Kanawha Valley Bank, N.a., a National Banking Association,plaintiff-appellee, v. Jeffrey E. Miller, Defendant-appellant,andlarry Huffman, Jr.; Timothy P. Kenny; William H. Martin, Defendants, 852 F.2d 566 (4th Cir. 1988)

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U.S. Court of Appeals for the Fourth Circuit - 852 F.2d 566 (4th Cir. 1988)

Argued: June 10, 1988. Decided: July 19, 1988

George Carlton Rogers (Rogers & Godbey Co., LPA, on brief), for appellant.

Merrell Stratton McIlwain, II (Charles D. Dunbar, Jackson & Kelly, on brief), for appellee.

Before WIDENER, SPROUSE and ERVIN, Circuit Judges.


Jeffrey E. Miller appeals the summary judgment entered against him by the district court in favor of One Valley Bank, National Association (previously Kanawha Valley Bank, N.A.) (the Bank), in the Bank's action against Miller to collect on a note. Miller contends the court erred in not dismissing the Bank's action because of untimely service of process and that laches precluded the grant of summary judgment. We affirm.

In 1976, Miller and five others endorsed a demand note made by a coal mining company to the Kanawha Valley Bank in the amount of $67,500. The company made payments for a time, but by 1979 was in default. Shortly after that, the Bank notified Miller of the default. Apparently, further efforts to collect from the endorsers were unsuccessful, and the Bank brought suit against Miller on October 4, 1984. There was no successful service on any defendant. Miller's return indicated that his forwarding address had expired. On February 22, 1985, the Clerk notified the Bank of the failure to serve the Complaint within 120 days of filing as required by Fed. R. Civ. P. 4(j). The district court, on March 8, 1985, granted the Bank's motion for an extension of time to obtain service. In the meantime, a process server served Miller on March 2, 1985, as reflected in a return filed on March 22.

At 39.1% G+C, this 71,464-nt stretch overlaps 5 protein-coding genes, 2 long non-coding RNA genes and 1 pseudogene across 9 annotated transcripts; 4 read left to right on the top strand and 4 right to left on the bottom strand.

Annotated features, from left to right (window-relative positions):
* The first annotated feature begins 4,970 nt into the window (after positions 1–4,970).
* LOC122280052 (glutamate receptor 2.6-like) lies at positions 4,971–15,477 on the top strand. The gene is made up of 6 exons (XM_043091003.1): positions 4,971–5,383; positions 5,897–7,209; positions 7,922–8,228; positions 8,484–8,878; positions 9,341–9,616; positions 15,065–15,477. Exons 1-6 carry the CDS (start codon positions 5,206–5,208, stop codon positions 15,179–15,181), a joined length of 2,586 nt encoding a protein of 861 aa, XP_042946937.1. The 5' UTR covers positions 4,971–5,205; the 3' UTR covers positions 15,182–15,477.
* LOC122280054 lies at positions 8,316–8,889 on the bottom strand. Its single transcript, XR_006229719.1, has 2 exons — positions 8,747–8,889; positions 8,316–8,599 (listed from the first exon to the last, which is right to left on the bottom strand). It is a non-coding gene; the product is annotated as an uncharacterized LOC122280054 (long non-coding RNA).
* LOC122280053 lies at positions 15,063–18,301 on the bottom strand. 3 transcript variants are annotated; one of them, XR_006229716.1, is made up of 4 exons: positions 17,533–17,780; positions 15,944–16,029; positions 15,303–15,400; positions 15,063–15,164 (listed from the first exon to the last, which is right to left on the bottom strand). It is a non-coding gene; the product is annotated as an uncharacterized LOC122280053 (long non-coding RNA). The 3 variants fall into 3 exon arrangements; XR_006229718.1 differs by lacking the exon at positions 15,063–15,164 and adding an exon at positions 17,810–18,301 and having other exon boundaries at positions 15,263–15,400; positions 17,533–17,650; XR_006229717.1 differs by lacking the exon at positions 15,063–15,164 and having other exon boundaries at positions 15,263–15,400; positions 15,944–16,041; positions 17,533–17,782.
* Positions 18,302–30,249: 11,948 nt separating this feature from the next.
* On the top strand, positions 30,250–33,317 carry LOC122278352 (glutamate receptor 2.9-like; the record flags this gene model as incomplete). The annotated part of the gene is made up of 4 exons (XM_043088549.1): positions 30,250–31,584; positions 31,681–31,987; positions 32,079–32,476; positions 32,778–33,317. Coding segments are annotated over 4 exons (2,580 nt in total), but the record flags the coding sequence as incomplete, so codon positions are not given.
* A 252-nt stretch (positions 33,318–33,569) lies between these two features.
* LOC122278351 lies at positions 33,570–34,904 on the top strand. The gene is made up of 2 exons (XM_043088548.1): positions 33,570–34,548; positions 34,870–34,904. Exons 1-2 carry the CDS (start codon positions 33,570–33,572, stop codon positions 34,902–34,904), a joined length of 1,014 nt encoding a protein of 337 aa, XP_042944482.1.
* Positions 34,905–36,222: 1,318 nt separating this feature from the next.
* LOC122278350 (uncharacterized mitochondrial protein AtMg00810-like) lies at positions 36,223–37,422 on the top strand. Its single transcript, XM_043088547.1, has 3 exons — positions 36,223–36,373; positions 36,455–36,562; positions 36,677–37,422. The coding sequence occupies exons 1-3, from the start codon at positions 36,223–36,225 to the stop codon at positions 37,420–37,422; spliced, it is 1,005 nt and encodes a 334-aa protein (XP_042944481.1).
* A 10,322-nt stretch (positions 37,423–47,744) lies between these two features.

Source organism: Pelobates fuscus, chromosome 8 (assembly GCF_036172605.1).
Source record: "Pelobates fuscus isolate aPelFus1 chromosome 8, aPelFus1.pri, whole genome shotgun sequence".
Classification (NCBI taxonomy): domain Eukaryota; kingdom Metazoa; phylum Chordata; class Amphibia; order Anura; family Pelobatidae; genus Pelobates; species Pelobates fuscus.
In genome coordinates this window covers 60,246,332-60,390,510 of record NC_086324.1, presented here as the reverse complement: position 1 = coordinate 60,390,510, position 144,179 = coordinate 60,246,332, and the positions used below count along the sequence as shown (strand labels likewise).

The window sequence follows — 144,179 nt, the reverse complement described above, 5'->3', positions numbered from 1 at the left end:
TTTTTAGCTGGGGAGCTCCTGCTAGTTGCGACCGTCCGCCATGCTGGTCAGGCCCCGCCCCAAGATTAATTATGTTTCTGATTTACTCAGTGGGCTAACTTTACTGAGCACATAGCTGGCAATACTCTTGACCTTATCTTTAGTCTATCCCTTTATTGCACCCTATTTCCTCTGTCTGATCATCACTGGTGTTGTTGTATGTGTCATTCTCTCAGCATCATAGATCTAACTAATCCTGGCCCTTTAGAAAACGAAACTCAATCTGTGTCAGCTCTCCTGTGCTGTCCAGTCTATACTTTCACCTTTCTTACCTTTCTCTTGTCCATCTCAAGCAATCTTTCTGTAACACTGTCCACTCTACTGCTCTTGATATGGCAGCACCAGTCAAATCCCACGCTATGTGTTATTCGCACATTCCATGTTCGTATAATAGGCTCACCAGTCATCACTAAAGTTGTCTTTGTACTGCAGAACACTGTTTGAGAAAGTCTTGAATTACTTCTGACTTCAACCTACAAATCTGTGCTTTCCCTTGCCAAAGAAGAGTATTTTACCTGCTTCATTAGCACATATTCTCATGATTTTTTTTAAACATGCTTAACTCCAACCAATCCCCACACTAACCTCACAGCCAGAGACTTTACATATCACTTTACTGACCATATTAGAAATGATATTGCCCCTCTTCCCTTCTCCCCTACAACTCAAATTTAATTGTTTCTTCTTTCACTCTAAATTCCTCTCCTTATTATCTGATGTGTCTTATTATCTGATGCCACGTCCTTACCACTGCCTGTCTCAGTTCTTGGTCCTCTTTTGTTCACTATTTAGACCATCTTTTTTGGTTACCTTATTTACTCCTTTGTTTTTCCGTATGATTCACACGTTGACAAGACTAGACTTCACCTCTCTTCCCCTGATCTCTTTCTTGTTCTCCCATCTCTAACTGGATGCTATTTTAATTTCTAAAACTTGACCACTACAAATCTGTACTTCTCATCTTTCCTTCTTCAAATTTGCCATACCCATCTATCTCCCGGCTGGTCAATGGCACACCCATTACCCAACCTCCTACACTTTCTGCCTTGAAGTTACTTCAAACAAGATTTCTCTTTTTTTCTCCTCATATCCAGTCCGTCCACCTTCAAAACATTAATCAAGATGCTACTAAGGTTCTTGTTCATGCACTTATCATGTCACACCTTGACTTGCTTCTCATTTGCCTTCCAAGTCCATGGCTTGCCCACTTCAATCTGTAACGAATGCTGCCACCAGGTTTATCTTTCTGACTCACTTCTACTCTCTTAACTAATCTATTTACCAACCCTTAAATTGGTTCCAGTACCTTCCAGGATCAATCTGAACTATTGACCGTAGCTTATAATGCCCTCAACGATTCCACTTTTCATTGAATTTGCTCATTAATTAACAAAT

On appeal, Miller contends that the district court abused its discretion in denying his motion to dismiss the Bank's complaint under the rule, which provides in part:

If a service of the summons and complaint is not made upon a defendant within 120 days after the filing of the complaint and the party on whose behalf such service was required cannot show good cause why such service was not made within that period, the action shall be dismissed as to that defendant...."

Fed. R. Civ. P. 4(j) (emphasis added).

Miller concedes that he moved from the address provided the Bank and that he never notified it of his changes in address. The Bank simply did not know where to serve him until it employed a process server to locate him.

Miller contends that laches barred the Bank's suit and that, since the Bank could have employed a process server at an earlier date, the Bank's lack of knowledge of his whereabouts and his failure to notify it of the changes of address were not just cause for denying his 4(j) motion to dismiss. We disagree and affirm.